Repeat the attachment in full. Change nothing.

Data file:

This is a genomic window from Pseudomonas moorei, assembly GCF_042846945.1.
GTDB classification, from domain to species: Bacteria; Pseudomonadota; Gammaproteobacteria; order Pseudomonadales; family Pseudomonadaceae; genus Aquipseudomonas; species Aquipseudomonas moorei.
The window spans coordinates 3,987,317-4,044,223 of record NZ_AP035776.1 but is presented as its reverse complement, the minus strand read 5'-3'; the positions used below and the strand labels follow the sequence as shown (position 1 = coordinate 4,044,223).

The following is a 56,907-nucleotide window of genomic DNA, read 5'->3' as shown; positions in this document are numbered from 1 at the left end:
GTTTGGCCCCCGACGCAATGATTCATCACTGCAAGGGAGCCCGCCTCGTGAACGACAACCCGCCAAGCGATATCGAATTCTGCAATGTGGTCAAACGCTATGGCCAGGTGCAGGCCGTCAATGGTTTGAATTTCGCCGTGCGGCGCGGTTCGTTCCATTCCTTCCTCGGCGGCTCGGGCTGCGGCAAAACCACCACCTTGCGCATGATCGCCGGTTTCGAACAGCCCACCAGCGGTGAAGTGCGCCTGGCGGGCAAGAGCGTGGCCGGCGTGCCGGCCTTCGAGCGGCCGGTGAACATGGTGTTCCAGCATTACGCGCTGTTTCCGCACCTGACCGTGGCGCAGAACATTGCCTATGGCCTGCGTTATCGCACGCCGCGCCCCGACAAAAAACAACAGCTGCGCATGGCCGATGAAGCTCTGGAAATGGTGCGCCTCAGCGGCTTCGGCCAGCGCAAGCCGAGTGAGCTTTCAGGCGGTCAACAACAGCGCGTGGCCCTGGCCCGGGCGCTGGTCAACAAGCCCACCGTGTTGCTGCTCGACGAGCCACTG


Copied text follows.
This is a genomic window from Pseudomonas moorei, assembly GCF_042846945.1.
GTDB classification, from domain to species: Bacteria; Pseudomonadota; Gammaproteobacteria; order Pseudomonadales; family Pseudomonadaceae; genus Aquipseudomonas; species Aquipseudomonas moorei.
The window spans coordinates 3,987,317-4,044,223 of record NZ_AP035776.1 but is presented as its reverse complement, the minus strand read 5'-3'; the positions used below and the strand labels follow the sequence as shown (position 1 = coordinate 4,044,223).

The following is a 56,907-nucleotide window of genomic DNA, read 5'->3' as shown; positions in this document are numbered from 1 at the left end:
GTTTGGCCCCCGACGCAATGATTCATCACTGCAAGGGAGCCCGCCTCGTGAACGACAACCCGCCAAGCGATATCGAATTCTGCAATGTGGTCAAACGCTATGGCCAGGTGCAGGCCGTCAATGGTTTGAATTTCGCCGTGCGGCGCGGTTCGTTCCATTCCTTCCTCGGCGGCTCGGGCTGCGGCAAAACCACCACCTTGCGCATGATCGCCGGTTTCGAACAGCCCACCAGCGGTGAAGTGCGCCTGGCGGGCAAGAGCGTGGCCGGCGTGCCGGCCTTCGAGCGGCCGGTGAACATGGTGTTCCAGCATTACGCGCTGTTTCCGCACCTGACCGTGGCGCAGAACATTGCCTATGGCCTGCGTTATCGCACGCCGCGCCCCGACAAAAAACAACAGCTGCGCATGGCCGATGAAGCTCTGGAAATGGTGCGCCTCAGCGGCTTCGGCCAGCGCAAGCCGAGTGAGCTTTCAGGCGGTCAACAACAGCGCGTGGCCCTGGCCCGGGCGCTGGTCAACAAGCCCACCGTGTTGCTGCTCGACGAGCCACTG